Steve, Jo and Adam recently attended the 92nd IWTO Congress, the first time the event had been held in an extensive face to face format in 4 years. The Congress provided a great opportunity to reconnect with old friends and colleagues, establish new connections and gain valuable supply chain insights.
IWTO working groups.
Working group meetings preceded the Congress, providing an opportunity to receive updates and progress work to benefit the global wool supply chain.
The Sustainable Practices Working Group received an update on the ongoing efforts being led by Australian Wool Innovation to ensure that the sustainability credentials of wool are recognised by both consumers and regulators. Technical work to inform process such as the EU Product Environmental Footprint (PEF) initiative, coupled with the Make the Label Count campaign are beginning to yield tangible success in this space.
At the Biosecurity and Trade Working Group Adam presented the output of a project that he had led over the past 12 months to develop a Biosecurity Framework on the storage, treatment and certification of greasy wool to mitigate sanitary risks (such as FMD) from countries / regions impacted by such a disease outbreak. The framework was based on the World Organisation for Animal Health Terrestrial Code and the recent experienced of our South African colleagues, having recently established a domestic process to resume exports following FMD incursions into their “free zone”. The framework was accepted and adopted as an IWTO resource for the benefit of the global supply chain.
The Wool Sheep Welfare Working Group provided an opportunity for WoolProducers to present the world leading animal welfare standards and investment that the Australian industry has in place to underpin sheep welfare.
Drawing direct reference to the Australian government decision to ban the live export of sheep based on the perceived loss of social license, WoolProducers stressed the need for IWTO members to remain active and engaged in all matters relating to animal welfare. Active and ongoing industry engagement is essential to ensure that supply chains and regulators have a balanced narrative in relation to animal welfare issues.
Jo chaired the Growers Forum, which received updates form Australia, New Zealand, UK, South Africa, and the USA. All countries reported on the challenges faced through declining wool and sheep meat prices driving a switch to alternative enterprises, the switch is being driven by both business profitability or regulatory pressures. The most extreme cases was put forward by NZ, which reported a decline in their national sheep flock of 2684 head per day for the past 30 years! The UK also reported that wool is now often being used for animal bedding, as it was cheaper than buying in straw! Country updates also confirmed the ongoing pressures that wool growers across the world are facing in relation to labour shortage (both farm workers and wool harvesting).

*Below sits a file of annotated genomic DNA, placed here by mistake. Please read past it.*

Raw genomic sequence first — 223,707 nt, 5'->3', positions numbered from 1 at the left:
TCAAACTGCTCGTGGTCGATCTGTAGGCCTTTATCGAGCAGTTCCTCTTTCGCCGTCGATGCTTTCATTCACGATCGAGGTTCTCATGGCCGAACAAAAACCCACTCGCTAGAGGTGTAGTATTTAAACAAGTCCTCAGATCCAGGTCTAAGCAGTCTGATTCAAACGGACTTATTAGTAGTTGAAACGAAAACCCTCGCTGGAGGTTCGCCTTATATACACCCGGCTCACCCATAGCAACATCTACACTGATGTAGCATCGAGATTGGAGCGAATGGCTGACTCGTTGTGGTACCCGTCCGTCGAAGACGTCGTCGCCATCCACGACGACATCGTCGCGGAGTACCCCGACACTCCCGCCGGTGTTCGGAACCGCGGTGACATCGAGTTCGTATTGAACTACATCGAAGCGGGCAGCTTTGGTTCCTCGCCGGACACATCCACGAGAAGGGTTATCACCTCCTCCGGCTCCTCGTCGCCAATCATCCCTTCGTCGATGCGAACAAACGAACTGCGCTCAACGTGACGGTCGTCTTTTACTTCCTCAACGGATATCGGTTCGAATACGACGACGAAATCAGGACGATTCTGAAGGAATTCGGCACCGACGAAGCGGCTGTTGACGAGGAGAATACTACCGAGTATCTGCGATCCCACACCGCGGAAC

Main congress sessions
These sessions provided an update on market intelligence, trends and innovations. The congress heard from several Japanese manufacturers and brands on their processing and design innovations, including the increasing importance that they place on supply chain transparency, sustainable production and the circular economy.
Market intelligence and a retail update provided assurance that more brands are considering including wool, or wool-blended products within their product range. While the traditional suiting market is continuing to recover following COVID-19, large suiting consumption markets, such as Japan, are facing competition from synthetic fibres, largely on the basis of retail price, however there is growth in the higher end made-to-measure wool suiting end of the market. The next-to-skin and active wear market
continues to provide significant growth opportunities.
Crossbred and strong wools continue to search for opportunities for an uplift price. Side discussions at the Congress revealed that stocks of up to 600,000 bales of crossbred wool are being held in China, no doubt providing a buffer for this portion of the market for some time to come!
Much of the remainder of the congress confirmed the need for supply chain transparency, and sustainability to ensure that wool retains its place as the world’s premium sustainable fibre. Discussions in relation to claims of “regenerative agriculture” and the risks of unsubstantiated claims potentially greenwashing agricultural products also featured in Congress sessions. No doubt further industry collaboration will be required to ensure that regenerative agriculture is retained as an asset that can provide a return to producers and not simply become another liability with which producers need to comply with little to no financial return.
The repeat messaging that “Australian needs to grow more non-mulesed wool” continued throughout the Congress. Fundamental economic theory states that demand will drive price which will drive supply - until the processor sentiment translates into a tangible and sustained price difference such discussions will be little more than aspirational lip service from processors that appear (so far) unwilling to put their money where their mouth is...
The 2024 Congress will be held in Adelaide, Australia from 15-19 April. Having the event hosted locally will provide a great opportunity for exchanges to take place between Australian growers and representative from right across the entire wool supply chain.